Like all art, the best way to make a limited-time event is by asking yourself how the format of your work enhances the experience. In this case, what sort of experiences can your games deliver that would be improved by being tied to a temporal component? 

Shaking up the status quo of your title for a while only to bring it back once the timer expires is a simple solution. Small, mould-breaking changes and additions that won’t upset anyone due to being temporary are an easy and intuitive response. If you don’t want to see Yo-kai in your Eorzea, fret not because soon enough they’ll largely disappear from the world again. 

The seasons, meant to pass by definition, bringing specific celebrations and activities with them just makes sense. There is a reason why every culture on earth has seasonal celebrations and why it was one of the first things we thought to include into our video games once we could actually spend meaningful amounts of time in virtual worlds. 

Working in time as a limitation seems like the other immediate answer. Giving players a limited amount of time to reach an objective as a collective or allocating specific time slots during which the missions of an event can be undertaken to give appropriate pacing.  However, this approach would double down on all the downsides of a time-limited event as a gamble on the potential for a more powerful experience, and I just don’t think most developers would want to risk it going wrong. 

Pokemon Sun and Moon actually tried making time a mechanic for its events, albeit with very low stakes, by implementing “global missions”. However, the first two ended in failure and saw plenty of headlines calling attention to that. A little bit more research taught me that they were eventually tuned and from the third global mission onwards they were all a success, but I still find it a difficult gamble for a developer to take. If nothing else it shows that pulling it off requires a lot of finesse and careful consideration of players’ behaviour.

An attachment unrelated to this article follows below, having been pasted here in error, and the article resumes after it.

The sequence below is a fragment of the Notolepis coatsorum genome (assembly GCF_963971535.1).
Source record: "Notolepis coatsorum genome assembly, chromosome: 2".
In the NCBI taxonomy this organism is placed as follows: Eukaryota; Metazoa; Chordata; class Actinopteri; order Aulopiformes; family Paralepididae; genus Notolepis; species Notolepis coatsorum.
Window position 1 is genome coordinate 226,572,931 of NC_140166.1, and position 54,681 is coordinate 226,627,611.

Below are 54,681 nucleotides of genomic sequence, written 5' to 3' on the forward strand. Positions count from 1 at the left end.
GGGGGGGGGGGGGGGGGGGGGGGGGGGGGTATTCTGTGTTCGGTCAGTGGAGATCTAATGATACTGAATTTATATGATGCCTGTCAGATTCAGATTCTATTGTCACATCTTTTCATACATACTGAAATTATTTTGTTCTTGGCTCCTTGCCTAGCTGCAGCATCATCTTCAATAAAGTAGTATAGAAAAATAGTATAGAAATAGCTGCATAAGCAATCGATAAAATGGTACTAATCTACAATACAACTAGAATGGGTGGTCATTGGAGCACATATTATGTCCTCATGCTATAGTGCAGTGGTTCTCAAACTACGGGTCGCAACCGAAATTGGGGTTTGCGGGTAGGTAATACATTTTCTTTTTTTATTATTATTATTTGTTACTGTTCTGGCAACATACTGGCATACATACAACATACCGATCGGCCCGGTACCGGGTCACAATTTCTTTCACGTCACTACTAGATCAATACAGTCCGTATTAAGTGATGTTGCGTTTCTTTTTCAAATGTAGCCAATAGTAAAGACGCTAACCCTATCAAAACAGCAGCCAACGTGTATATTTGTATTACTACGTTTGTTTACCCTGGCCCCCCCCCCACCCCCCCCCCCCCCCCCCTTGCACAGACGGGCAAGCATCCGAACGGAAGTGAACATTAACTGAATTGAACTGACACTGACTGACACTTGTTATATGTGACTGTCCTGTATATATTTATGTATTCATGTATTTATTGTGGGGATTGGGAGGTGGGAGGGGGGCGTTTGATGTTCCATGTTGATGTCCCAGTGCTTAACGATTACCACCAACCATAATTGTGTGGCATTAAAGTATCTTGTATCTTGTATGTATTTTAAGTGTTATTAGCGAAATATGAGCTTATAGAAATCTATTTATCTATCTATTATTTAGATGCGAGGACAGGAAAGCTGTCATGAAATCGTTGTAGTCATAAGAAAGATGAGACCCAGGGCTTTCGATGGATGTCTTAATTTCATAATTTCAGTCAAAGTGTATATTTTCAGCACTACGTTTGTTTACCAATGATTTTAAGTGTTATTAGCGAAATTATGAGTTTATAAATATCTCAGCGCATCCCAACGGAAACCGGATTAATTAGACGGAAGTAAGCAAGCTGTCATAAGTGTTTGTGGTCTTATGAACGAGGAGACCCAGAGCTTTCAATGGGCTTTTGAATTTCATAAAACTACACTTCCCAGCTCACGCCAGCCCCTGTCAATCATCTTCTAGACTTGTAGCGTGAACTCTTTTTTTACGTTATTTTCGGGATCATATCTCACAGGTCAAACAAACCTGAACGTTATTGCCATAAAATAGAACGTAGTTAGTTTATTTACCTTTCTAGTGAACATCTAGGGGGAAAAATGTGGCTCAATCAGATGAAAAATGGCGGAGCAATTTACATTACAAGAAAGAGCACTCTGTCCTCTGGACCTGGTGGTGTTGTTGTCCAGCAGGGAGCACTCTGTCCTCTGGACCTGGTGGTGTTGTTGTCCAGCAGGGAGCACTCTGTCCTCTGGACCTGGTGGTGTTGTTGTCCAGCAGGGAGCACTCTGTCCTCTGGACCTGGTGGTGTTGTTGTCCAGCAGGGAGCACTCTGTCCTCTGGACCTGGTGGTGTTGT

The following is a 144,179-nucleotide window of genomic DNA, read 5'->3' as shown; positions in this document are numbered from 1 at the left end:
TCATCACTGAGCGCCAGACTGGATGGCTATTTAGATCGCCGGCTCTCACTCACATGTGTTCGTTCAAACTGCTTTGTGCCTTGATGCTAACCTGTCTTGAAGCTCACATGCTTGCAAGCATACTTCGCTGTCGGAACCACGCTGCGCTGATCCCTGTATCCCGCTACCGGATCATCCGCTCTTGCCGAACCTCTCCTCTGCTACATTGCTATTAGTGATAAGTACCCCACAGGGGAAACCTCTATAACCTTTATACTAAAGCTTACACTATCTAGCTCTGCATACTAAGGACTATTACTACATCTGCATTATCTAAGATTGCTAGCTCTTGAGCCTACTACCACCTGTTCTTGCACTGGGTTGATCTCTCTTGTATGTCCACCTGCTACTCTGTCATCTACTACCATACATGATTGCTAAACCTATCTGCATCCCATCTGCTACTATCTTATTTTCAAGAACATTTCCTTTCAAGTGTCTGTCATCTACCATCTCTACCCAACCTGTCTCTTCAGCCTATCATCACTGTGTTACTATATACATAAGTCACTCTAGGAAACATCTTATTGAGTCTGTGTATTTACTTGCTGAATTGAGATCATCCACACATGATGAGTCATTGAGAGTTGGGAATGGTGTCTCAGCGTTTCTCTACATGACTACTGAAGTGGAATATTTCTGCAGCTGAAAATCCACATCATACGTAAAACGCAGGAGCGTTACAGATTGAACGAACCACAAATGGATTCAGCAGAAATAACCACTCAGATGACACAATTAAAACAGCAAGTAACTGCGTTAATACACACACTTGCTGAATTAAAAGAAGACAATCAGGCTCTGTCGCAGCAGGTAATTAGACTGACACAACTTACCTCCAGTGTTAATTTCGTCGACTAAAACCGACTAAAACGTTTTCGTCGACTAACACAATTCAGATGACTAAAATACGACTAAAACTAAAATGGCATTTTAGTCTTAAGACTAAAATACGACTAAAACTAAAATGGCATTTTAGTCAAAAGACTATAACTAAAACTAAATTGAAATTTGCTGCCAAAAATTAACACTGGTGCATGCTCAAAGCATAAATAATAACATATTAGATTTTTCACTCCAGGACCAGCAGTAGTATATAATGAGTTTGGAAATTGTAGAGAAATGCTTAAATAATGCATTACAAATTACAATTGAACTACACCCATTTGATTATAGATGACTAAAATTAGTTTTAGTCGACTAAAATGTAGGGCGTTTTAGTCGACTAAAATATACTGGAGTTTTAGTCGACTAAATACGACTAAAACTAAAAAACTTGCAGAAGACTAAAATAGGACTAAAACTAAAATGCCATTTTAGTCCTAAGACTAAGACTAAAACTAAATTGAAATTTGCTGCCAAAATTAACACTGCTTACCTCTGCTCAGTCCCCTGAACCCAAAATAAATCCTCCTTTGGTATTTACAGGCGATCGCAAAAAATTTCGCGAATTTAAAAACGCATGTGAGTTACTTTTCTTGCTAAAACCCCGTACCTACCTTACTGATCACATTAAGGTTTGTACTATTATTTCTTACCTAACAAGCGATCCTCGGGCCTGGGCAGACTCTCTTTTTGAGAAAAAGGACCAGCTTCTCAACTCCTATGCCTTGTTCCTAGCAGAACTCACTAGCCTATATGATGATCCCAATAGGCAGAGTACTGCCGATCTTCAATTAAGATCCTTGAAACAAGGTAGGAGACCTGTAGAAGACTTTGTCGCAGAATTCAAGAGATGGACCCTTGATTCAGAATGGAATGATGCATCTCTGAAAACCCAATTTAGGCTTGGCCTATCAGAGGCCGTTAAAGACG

The impermanence of events also makes them colour the experience in a way that other kinds of activities simply don’t. While there are those wild souls that will ignore anything but the options that catch their interest, most of us will see ourselves drawn to the little icons with a clock ticking down and at least allow it to inform our use of time in-game even if it’s not an active pursuit. And there is something kind of sad and annoying about allowing these hectic time-constraints to become ever more present in a medium that used to run almost completely on the consumer’s clock and not the provider’s.

I also do worry, like always, about events becoming an accepted patch to failures of a game at launch. While Genshin Impact’s story can be understood perfectly without all the events that are lost, the reality is that more than a few members of the cast remain ancillary additions without the characterisation provided by events. Which just makes it feel inelegant and more rough around the edges than it really should when that creative work has already been done and released. What is more, getting accustomed to a lack of permanency in our games does open the gate to more developers simply locking away entire pieces of their game once they decide the time has come like Bungie has with Destiny. Which has left us in a ridiculous reality where content that people have actually paid for before is just not around anymore on the whims of the developers.

But I would like to temper my criticisms somewhat. Games-preservation is important. I believe that wholeheartedly. And though I felt tempted to write sentences like “it is inexcusable when events can’t be replayed” the reality of the matter is that, though important, they are still just games. While my beloved Genshin Impact has a bad habit of making incredibly important elements of the setting only available in time-limited events, it remains a coherent experience without them. And though preserving our cherished memories and making gaming history available to all remains a meaningful endeavour, there is not that much that is actually lost when you aren’t able to partake in time-limited events long gone. 

While we have a voice and a way to make developers hear us, we should keep asking for ways to preserve these experiences if they are valuable to us. But just like spending an entire season in the hospital, or skipping out on Halloween during a year when you didn’t feel up to it, life continues on unimpeded without them. Games, like holidays, and like the colours of leaves in autumn, can make our lives a lot more enjoyable even if they aren’t permanent. Let’s not forget that even our very earth won’t be around forever. But that doesn’t mean we can’t have fun while it lasts.

About Walker

Walker is a bilingual Punk living in Mexico. When they are not getting stomped on in a mosh pit, they are online getting stomped on in BlazBlue.